STAGES OF A RELATIONSHIP
It’s not always that things go the way you plan them in life, which doesn’t mean it’s worse. The same is about stages of a relationship.
My parents’ relationship, however, is a perfect example of a traditional course of things. It all began with them falling in love somewhere at university. Having been going out together for three years, my father decided to propose to my mother (= asked her to marry him) , she said 'Yes’ and so they got engaged (= agreed they would be married in the future). Their engagement (= time before getting married) lasted for another year or so before they eventually got married (= became husband and wife). They went on a honeymoon (= holiday after getting married) to some holiday resort at the seaside, they couldn’t afford a trip abroad in those days. My mum became pregnant soon after they came back from the honeymoon and nine months later my mum gave birth to her first son, which means me (= I was born).
My parents’ marriage has lasted for 30 years and despite occasional problems they encounter or arguments they have (Mum always says she wishes Dad wouldn’t be so untidy and would help more around the house), they are an example to follow for me and my future family.
More contexts for the new words:
- Will you marry me?
(= the question a man asks a woman when he proposes to her)
- They were both engaged in some heated discussion when I entered the room.
(= they were involved in it)
Add the missing vowels (a, e, I, o, u).
- They had a long …………………………….. NGGMNT before finally getting married.
- He …………………………….. PRPSD to her in August. And she said ‘yes.’
- Too many …………………………….. MRRGS end in divorce.
- Where are you going on your …………………………….. HNYMN?
- She gave …………………………….. BRTH to a baby boy.
- You should not smoke if you are …………………………….. PRGNNT.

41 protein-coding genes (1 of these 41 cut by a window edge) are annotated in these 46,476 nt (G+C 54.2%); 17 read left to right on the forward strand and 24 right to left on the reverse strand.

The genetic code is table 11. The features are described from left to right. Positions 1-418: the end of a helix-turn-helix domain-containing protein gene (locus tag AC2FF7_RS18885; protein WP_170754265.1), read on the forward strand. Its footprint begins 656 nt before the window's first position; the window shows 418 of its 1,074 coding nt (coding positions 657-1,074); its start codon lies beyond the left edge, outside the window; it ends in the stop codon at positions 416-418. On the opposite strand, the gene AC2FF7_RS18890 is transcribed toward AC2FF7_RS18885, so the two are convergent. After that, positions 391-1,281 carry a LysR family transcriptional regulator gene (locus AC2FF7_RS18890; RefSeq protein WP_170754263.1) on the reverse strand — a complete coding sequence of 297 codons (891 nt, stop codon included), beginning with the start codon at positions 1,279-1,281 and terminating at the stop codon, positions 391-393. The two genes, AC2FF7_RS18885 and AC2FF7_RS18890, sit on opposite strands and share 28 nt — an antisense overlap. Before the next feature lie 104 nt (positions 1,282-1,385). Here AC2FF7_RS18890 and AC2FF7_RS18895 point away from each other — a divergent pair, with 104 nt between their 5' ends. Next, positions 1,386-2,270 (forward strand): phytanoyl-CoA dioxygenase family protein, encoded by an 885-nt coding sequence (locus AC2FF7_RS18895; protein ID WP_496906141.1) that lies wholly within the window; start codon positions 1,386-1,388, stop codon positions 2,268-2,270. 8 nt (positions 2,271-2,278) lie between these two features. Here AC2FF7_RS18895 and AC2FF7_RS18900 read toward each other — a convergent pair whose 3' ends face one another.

Put the phrases in the right order, then answer the questions. Explain your opinions.
- a honeymoon?/ to go on/ the best place/ What is
- special rights/ have any/ Should pregnant women/ at the workplace?
- to a woman?/ romantic way/ What is the most/ to propose
ENGLISH IN USE
In the next three lessons we are going to learn how to use the structure 'I WISH’ in different contexts.
Let’s first look at the sentence from today’s lesson:
’Mum always says she wishes Dad wouldn’t be so untidy and would help more around the house.’
As you can imagine, mum isn’t happy about Dad’s behaviour, since he is untidy and doesn’t help around the house. When you want another person to do (or not to do) something, often because you are annoyed, so you describe irritating behaviour, you use:
I (HE/SHE/WE etc.) WISH + person + WOULD (WOULDN’T) + verb
I wish you would be more punctual. (= you are always late and it gets on my nerves)
My sister wishes her boyfriend would buy her flowers more often. (= he never buys her anything, which makes her angry)
I wish my boss wouldn’t tell everyone off all the time. (= it is so annoying)
A/ So did he POP THE QUESTION, then?
B/ No, he didn’t. He got scared and ran away.
When you pop the question, you ask someone to marry you.
PHRASAL VERBS CLOSE-UP
- When you CHAT somebody UP, you to talk to them in a flirtatious way to show you are attracted to them, and try and make them interested in you. This is British and Australian informal English.
I’ve been trying to chat him up all night but he’s not interested.
When I left, Kate was getting chatted up by the barman.
- If two people PAIR OFF, they start a romantic relationship.
They paired off halfway through the trip.
All our colleagues seem to be pairing off.
Complete the mini-story with the missing words.
Tom and Kate met at a club – he liked the way she was dancing, and chatted her (1) …………………….. . She didn’t like him at first, but he kept calling her, and eventually they paired (2) …………………….. . It took Tom another six months to pop (3) …………………….. question. Now they are happily married and expecting a baby.
The National Bureau of Statistics has just released some shocking news – last year saw more couples getting divorced than any single year before. Why has the divorce rate soared so dramatically?
Sociologists, of course, are pinning the blame on our changing lifestyles. In the modern world, individuals no longer have the time to cultivate the family bonds, and the society is becoming more and more atomized. Therefore, we are simply less attached to our spouses, and find it easier to divorce them.
And what do you think is the reason for more and more married couples deciding to split up?
– rate – the number of times something happens
– soared – rose greatly
– pinning the blame on – blaming
– atomized – divided into very small parts
– spouses – husbands or wives
KEY TO EXERCISES
- What is the best place to go on a honeymoon?
- Should pregnant women have any special rights at the workplace?
- What is the most romantic way to propose to a woman?